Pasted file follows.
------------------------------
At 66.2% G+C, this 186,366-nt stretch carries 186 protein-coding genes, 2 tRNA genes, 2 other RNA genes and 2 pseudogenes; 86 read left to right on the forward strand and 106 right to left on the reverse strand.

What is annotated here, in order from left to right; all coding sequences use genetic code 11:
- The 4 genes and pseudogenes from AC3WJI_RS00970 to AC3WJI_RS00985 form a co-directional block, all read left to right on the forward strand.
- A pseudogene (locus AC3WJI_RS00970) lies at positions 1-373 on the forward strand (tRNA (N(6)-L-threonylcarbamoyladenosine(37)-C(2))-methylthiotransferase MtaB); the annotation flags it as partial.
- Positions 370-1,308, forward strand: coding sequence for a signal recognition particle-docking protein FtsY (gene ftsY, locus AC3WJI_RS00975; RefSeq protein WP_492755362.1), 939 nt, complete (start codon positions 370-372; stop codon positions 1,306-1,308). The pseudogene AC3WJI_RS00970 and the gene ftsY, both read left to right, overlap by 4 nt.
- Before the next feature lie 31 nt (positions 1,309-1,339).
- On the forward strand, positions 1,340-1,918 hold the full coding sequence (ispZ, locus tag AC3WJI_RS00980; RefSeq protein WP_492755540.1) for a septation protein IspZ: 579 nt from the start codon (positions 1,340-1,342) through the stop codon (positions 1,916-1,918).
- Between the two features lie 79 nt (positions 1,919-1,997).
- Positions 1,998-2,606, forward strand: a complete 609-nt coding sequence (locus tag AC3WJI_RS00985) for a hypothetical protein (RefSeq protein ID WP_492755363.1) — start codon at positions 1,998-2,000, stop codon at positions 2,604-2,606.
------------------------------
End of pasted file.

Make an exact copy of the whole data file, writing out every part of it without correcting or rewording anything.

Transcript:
At 66.2% G+C, this 186,366-nt stretch carries 186 protein-coding genes, 2 tRNA genes, 2 other RNA genes and 2 pseudogenes; 86 read left to right on the forward strand and 106 right to left on the reverse strand.

What is annotated here, in order from left to right; all coding sequences use genetic code 11:
- The 4 genes and pseudogenes from AC3WJI_RS00970 to AC3WJI_RS00985 form a co-directional block, all read left to right on the forward strand.
- A pseudogene (locus AC3WJI_RS00970) lies at positions 1-373 on the forward strand (tRNA (N(6)-L-threonylcarbamoyladenosine(37)-C(2))-methylthiotransferase MtaB); the annotation flags it as partial.
- Positions 370-1,308, forward strand: coding sequence for a signal recognition particle-docking protein FtsY (gene ftsY, locus AC3WJI_RS00975; RefSeq protein WP_492755362.1), 939 nt, complete (start codon positions 370-372; stop codon positions 1,306-1,308). The pseudogene AC3WJI_RS00970 and the gene ftsY, both read left to right, overlap by 4 nt.
- Before the next feature lie 31 nt (positions 1,309-1,339).
- On the forward strand, positions 1,340-1,918 hold the full coding sequence (ispZ, locus tag AC3WJI_RS00980; RefSeq protein WP_492755540.1) for a septation protein IspZ: 579 nt from the start codon (positions 1,340-1,342) through the stop codon (positions 1,916-1,918).
- Between the two features lie 79 nt (positions 1,919-1,997).
- Positions 1,998-2,606, forward strand: a complete 609-nt coding sequence (locus tag AC3WJI_RS00985) for a hypothetical protein (RefSeq protein ID WP_492755363.1) — start codon at positions 1,998-2,000, stop codon at positions 2,604-2,606.